The screenshot below shows various reported impacts of the coronavirus on construction and is taken from the newly-available Roadmap to Recovery report (detailed in a later section):

Policies and procedures

The public health guidelines have meant some big changes to how those in the construction sector conduct their work, which also present some unique challenges. For example, there are some tasks that make keeping a six foot “social distance” between workers difficult, if not impossible. Businesses are often having to assess their procedures on a case-by-case basis, asking themselves:

  1. Is this task necessary right now?
  2. If yes, can it be done while maintaining social distancing?
  3. If social distancing renders the task unsafe, what do we need to have in place so it can be conducted safely?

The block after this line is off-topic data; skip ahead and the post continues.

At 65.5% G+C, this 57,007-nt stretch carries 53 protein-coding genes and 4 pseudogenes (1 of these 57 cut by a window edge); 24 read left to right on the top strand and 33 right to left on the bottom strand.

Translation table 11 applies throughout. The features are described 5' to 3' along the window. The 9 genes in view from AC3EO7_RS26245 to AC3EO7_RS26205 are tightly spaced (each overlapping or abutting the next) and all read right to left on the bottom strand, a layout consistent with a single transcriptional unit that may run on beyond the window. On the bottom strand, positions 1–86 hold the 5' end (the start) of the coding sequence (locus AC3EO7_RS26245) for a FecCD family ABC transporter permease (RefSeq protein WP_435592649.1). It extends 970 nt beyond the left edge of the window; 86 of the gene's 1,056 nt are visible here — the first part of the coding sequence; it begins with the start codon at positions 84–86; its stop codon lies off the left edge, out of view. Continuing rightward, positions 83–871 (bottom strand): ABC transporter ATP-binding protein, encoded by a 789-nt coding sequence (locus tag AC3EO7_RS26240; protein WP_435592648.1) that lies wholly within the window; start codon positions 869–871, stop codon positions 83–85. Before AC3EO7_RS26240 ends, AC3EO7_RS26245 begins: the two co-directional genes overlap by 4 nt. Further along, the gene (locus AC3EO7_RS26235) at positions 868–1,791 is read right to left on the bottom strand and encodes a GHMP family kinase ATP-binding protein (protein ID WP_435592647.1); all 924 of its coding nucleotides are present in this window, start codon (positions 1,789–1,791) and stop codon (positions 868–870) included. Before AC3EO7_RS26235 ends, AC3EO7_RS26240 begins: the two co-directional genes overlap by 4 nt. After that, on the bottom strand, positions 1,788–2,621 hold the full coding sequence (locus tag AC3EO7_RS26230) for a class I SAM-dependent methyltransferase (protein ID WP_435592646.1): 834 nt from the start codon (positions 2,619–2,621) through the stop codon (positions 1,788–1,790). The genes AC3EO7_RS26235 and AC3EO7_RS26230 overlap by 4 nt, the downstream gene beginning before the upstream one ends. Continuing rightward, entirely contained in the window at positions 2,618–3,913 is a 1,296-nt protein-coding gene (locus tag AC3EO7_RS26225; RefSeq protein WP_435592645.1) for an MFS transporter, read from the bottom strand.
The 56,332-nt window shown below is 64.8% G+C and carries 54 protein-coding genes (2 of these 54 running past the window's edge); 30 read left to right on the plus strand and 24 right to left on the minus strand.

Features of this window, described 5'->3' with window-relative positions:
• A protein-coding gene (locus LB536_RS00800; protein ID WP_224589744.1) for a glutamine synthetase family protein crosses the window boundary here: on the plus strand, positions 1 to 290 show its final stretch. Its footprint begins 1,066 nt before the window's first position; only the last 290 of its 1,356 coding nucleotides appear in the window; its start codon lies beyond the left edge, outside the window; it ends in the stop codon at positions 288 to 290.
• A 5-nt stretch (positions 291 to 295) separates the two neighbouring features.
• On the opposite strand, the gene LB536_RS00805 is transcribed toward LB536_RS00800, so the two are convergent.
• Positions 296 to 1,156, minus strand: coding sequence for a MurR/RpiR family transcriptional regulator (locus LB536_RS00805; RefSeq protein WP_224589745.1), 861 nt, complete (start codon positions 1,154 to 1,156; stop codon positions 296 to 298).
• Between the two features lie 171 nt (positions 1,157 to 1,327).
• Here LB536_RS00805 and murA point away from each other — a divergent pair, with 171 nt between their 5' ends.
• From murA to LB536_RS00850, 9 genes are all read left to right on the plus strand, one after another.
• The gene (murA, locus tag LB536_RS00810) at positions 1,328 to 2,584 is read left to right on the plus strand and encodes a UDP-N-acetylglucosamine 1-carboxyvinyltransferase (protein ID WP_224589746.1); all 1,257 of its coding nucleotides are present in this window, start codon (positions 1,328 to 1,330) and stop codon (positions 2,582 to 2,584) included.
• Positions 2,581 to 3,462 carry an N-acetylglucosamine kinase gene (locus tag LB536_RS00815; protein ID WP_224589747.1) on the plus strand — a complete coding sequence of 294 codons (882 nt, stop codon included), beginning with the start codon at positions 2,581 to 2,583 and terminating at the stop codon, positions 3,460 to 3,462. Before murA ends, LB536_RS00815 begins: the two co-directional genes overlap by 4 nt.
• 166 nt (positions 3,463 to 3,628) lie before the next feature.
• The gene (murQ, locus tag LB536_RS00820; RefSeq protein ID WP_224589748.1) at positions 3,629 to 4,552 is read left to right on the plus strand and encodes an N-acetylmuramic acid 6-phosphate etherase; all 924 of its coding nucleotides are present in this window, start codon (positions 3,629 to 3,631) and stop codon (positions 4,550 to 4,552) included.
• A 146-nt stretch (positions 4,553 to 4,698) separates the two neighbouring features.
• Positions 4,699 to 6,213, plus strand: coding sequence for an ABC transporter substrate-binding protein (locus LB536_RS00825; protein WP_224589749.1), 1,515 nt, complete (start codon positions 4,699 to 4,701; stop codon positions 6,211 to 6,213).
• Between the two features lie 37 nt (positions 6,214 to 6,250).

Inevitably, some of the layoffs and shutdowns have occurred as companies found it infeasible to continue, especially given the extra requirements for their work. In other cases, work has continued or resumed, but contractors entering a building site or a residential home are adding “extras” to their regular processes, such as cleaning down all surfaces they will be in contact with.

Digital solutions have also been playing a big role in supporting new policies and procedures under the coronavirus. For example, Checkatrade has promoted video calling as a means of providing a quote, while many businesses are turning to services such as WhatsApp.